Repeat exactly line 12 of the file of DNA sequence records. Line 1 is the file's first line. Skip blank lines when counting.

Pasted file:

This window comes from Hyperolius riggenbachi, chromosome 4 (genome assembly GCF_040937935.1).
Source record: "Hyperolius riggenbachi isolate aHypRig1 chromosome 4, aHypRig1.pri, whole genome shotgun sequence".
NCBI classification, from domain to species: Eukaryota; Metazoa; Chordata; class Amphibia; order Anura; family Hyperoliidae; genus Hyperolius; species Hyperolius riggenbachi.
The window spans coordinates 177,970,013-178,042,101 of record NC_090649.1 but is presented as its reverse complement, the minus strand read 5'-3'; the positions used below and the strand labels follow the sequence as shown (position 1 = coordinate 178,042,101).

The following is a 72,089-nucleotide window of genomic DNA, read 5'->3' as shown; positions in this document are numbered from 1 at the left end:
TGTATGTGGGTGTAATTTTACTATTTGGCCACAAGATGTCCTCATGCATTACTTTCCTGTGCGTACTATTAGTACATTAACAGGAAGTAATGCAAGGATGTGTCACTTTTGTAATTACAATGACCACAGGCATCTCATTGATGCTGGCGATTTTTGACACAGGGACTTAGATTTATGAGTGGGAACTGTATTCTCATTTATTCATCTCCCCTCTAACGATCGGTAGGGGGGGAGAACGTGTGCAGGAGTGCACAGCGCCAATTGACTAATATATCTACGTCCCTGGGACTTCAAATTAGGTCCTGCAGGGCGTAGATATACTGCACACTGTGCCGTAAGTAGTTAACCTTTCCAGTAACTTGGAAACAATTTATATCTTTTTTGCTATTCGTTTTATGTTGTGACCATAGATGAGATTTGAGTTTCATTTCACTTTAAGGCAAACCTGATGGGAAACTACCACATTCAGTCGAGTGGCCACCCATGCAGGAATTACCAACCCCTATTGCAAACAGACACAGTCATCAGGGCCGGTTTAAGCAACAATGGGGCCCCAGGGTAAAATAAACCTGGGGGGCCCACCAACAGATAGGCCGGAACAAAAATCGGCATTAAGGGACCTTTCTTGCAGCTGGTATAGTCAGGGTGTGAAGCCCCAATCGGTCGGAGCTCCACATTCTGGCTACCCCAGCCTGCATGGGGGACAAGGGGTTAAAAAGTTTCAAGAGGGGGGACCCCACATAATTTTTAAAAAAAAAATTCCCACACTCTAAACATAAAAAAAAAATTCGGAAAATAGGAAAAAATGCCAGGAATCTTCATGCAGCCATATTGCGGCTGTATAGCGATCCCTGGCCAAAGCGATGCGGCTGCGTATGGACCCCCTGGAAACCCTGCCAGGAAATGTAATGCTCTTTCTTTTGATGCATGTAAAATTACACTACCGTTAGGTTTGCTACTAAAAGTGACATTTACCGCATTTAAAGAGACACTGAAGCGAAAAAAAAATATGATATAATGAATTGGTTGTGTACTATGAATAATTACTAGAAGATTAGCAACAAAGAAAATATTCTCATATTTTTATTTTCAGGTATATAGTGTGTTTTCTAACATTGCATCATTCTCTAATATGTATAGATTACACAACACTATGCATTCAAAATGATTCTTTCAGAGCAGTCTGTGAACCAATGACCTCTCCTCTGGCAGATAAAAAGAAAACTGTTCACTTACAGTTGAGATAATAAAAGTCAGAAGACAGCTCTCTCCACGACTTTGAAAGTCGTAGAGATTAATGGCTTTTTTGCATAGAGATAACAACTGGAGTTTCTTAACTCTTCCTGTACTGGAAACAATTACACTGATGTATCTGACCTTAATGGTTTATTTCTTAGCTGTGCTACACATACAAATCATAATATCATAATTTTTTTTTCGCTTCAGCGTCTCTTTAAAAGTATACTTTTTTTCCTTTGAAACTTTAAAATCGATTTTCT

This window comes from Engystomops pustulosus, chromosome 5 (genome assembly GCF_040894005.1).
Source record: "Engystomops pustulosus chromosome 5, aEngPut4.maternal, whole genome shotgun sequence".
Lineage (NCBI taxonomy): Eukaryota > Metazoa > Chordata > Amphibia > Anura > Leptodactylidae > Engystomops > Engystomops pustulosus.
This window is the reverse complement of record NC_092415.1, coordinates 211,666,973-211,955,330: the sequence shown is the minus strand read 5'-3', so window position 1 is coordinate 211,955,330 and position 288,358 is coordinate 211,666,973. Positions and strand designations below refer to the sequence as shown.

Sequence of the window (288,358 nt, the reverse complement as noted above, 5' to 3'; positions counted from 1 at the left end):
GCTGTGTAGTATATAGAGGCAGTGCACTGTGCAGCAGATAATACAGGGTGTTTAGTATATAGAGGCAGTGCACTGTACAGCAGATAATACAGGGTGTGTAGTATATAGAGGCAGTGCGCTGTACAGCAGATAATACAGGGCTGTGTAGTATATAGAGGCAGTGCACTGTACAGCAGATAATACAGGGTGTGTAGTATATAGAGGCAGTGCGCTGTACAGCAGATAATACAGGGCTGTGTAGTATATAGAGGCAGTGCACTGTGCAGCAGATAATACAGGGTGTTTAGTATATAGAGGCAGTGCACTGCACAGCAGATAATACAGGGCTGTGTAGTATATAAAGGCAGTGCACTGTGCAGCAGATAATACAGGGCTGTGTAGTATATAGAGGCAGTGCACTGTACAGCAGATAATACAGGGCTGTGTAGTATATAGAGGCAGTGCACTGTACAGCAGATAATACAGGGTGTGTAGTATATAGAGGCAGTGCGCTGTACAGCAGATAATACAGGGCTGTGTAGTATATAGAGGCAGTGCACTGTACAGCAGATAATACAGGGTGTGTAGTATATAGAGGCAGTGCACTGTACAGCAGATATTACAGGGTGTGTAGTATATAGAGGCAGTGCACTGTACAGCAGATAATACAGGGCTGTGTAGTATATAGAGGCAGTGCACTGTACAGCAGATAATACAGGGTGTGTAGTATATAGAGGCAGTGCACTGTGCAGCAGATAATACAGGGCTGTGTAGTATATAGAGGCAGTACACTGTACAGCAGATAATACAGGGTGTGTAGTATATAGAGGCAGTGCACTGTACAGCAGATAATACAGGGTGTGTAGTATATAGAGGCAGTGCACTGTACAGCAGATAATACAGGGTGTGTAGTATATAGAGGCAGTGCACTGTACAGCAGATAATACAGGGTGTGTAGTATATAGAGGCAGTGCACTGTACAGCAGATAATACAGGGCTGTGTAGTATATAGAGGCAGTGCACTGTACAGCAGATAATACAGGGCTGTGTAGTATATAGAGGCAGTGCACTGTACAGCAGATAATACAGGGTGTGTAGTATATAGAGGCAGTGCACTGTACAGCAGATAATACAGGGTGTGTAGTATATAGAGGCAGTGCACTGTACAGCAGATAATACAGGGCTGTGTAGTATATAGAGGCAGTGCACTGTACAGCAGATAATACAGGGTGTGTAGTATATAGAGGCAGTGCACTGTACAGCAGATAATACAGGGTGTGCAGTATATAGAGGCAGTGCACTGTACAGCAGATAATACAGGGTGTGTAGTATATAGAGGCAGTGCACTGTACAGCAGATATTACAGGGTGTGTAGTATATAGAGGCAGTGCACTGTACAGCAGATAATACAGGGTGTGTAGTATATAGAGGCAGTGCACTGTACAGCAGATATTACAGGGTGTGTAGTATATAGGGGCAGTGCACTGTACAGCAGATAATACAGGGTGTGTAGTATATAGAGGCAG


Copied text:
GCTGTGTAGTATATAGAGGCAGTGCACTGTGCAGCAGATAATACAGGGTGTTTAGTATATAGAGGCAGTGCACTGTACAGCAGATAATACAGGGTGTGTAGTATATAGAGGCAGTGCGCTGTACAGCAGATAATACAGGGCTGTGTAGTATATAGAGGCAGTGCACTGTACAGCAGATAATACAGGGTGTGTAGTATATAGAGGCAGTGCGCTGTACAGCAGATAATACAGGGCTGTGTAGTATATAGAGGCAGTGCACTGTGCAGCAGATAATACAGGGTGTTTAGTATATAGAGGCAGTGCACTGCACAGCAGATAATACAGGGCTGTGTAGTATATAAAGGCAGTGCACTGTGCAGCAGATAATACAGGGCTGTGTAGTATATAGAGGCAGTGCACTGTACAGCAGATAATACAGGGCTGTGTAGTATATAGAGGCAGTGCACTGTACAGCAGATAATACAGGGTGTGTAGTATATAGAGGCAGTGCGCTGTACAGCAGATAATACAGGGCTGTGTAGTATATAGAGGCAGTGCACTGTACAGCAGATAATACAGGGTGTGTAGTATATAGAGGCAGTGCACTGTACAGCAGATATTACAGGGTGTGTAGTATATAGAGGCAGTGCACTGTACAGCAGATAATACAGGGCTGTGTAGTATATAGAGGCAGTGCACTGTACAGCAGATAATACAGGGTGTGTAGTATATAGAGGCAGTGCACTGTGCAGCAGATAATACAGGGCTGTGTAGTATATAGAGGCAGTACACTGTACAGCAGATAATACAGGGTGTGTAGTATATAGAGGCAGTGCACTGTACAGCAGATAATACAGGGTGTGTAGTATATAGAGGCAGTGCACTGTACAGCAGATAATACAGGGTGTGTAGTATATAGAGGCAGTGCACTGTACAGCAGATAATACAGGGTGTGTAGTATATAGAGGCAGTGCACTGTACAGCAGATAATACAGGGCTGTGTAGTATATAGAGGCAGTGCACTGTACAGCAGATAATACAGGGCTGTGTAGTATATAGAGGCAGTGCACTGTACAGCAGATAATACAGGGTGTGTAGTATATAGAGGCAGTGCACTGTACAGCAGATAATACAGGGTGTGTAGTATATAGAGGCAGTGCACTGTACAGCAGATAATACAGGGCTGTGTAGTATATAGAGGCAGTGCACTGTACAGCAGATAATACAGGGTGTGTAGTATATAGAGGCAGTGCACTGTACAGCAGATAATACAGGGTGTGCAGTATATAGAGGCAGTGCACTGTACAGCAGATAATACAGGGTGTGTAGTATATAGAGGCAGTGCACTGTACAGCAGATATTACAGGGTGTGTAGTATATAGAGGCAGTGCACTGTACAGCAGATAATACAGGGTGTGTAGTATATAGAGGCAGTGCACTGTACAGCAGATATTACAGGGTGTGTAGTATATAGGGGCAGTGCACTGTACAGCAGATAATACAGGGTGTGTAGTATATAGAGGCAG